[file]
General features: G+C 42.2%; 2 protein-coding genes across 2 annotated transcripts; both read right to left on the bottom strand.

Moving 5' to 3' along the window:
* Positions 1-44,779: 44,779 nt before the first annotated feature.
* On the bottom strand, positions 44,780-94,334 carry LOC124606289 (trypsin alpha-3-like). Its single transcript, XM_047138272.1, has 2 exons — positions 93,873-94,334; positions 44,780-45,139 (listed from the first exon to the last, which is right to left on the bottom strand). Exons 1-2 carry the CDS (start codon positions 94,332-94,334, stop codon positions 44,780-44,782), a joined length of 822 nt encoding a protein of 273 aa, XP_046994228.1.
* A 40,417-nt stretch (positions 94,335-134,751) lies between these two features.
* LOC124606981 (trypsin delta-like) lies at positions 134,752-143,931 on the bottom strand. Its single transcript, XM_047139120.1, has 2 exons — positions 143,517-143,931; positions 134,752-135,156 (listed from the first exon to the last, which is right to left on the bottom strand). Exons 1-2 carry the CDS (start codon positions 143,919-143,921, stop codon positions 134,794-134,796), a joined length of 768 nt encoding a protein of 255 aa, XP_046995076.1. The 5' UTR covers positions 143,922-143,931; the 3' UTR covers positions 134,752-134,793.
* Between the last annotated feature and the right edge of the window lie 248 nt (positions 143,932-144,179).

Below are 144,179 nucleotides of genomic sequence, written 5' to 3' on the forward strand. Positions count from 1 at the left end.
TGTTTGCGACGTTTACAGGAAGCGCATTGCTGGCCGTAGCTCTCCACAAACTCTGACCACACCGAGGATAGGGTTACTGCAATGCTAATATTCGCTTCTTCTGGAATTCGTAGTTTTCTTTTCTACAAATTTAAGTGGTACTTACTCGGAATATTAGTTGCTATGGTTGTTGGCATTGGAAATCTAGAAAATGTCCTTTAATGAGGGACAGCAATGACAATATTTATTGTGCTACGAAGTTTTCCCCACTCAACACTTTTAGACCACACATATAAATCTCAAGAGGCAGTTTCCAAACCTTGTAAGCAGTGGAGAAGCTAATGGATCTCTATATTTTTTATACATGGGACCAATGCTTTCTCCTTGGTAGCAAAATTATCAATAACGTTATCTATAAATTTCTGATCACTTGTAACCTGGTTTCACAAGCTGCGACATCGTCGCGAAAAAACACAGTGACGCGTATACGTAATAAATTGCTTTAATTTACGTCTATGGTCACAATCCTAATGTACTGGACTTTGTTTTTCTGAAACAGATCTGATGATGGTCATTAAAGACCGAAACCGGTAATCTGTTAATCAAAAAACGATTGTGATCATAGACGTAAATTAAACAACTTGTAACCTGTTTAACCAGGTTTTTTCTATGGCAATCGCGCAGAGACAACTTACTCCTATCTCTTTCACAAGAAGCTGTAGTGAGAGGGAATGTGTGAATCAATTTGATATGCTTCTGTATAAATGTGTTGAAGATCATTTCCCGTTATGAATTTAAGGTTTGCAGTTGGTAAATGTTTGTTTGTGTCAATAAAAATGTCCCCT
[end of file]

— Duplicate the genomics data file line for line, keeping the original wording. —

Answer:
General features: G+C 42.2%; 2 protein-coding genes across 2 annotated transcripts; both read right to left on the bottom strand.

Moving 5' to 3' along the window:
* Positions 1-44,779: 44,779 nt before the first annotated feature.
* On the bottom strand, positions 44,780-94,334 carry LOC124606289 (trypsin alpha-3-like). Its single transcript, XM_047138272.1, has 2 exons — positions 93,873-94,334; positions 44,780-45,139 (listed from the first exon to the last, which is right to left on the bottom strand). Exons 1-2 carry the CDS (start codon positions 94,332-94,334, stop codon positions 44,780-44,782), a joined length of 822 nt encoding a protein of 273 aa, XP_046994228.1.
* A 40,417-nt stretch (positions 94,335-134,751) lies between these two features.
* LOC124606981 (trypsin delta-like) lies at positions 134,752-143,931 on the bottom strand. Its single transcript, XM_047139120.1, has 2 exons — positions 143,517-143,931; positions 134,752-135,156 (listed from the first exon to the last, which is right to left on the bottom strand). Exons 1-2 carry the CDS (start codon positions 143,919-143,921, stop codon positions 134,794-134,796), a joined length of 768 nt encoding a protein of 255 aa, XP_046995076.1. The 5' UTR covers positions 143,922-143,931; the 3' UTR covers positions 134,752-134,793.
* Between the last annotated feature and the right edge of the window lie 248 nt (positions 143,932-144,179).

Below are 144,179 nucleotides of genomic sequence, written 5' to 3' on the forward strand. Positions count from 1 at the left end.
TGTTTGCGACGTTTACAGGAAGCGCATTGCTGGCCGTAGCTCTCCACAAACTCTGACCACACCGAGGATAGGGTTACTGCAATGCTAATATTCGCTTCTTCTGGAATTCGTAGTTTTCTTTTCTACAAATTTAAGTGGTACTTACTCGGAATATTAGTTGCTATGGTTGTTGGCATTGGAAATCTAGAAAATGTCCTTTAATGAGGGACAGCAATGACAATATTTATTGTGCTACGAAGTTTTCCCCACTCAACACTTTTAGACCACACATATAAATCTCAAGAGGCAGTTTCCAAACCTTGTAAGCAGTGGAGAAGCTAATGGATCTCTATATTTTTTATACATGGGACCAATGCTTTCTCCTTGGTAGCAAAATTATCAATAACGTTATCTATAAATTTCTGATCACTTGTAACCTGGTTTCACAAGCTGCGACATCGTCGCGAAAAAACACAGTGACGCGTATACGTAATAAATTGCTTTAATTTACGTCTATGGTCACAATCCTAATGTACTGGACTTTGTTTTTCTGAAACAGATCTGATGATGGTCATTAAAGACCGAAACCGGTAATCTGTTAATCAAAAAACGATTGTGATCATAGACGTAAATTAAACAACTTGTAACCTGTTTAACCAGGTTTTTTCTATGGCAATCGCGCAGAGACAACTTACTCCTATCTCTTTCACAAGAAGCTGTAGTGAGAGGGAATGTGTGAATCAATTTGATATGCTTCTGTATAAATGTGTTGAAGATCATTTCCCGTTATGAATTTAAGGTTTGCAGTTGGTAAATGTTTGTTTGTGTCAATAAAAATGTCCCCT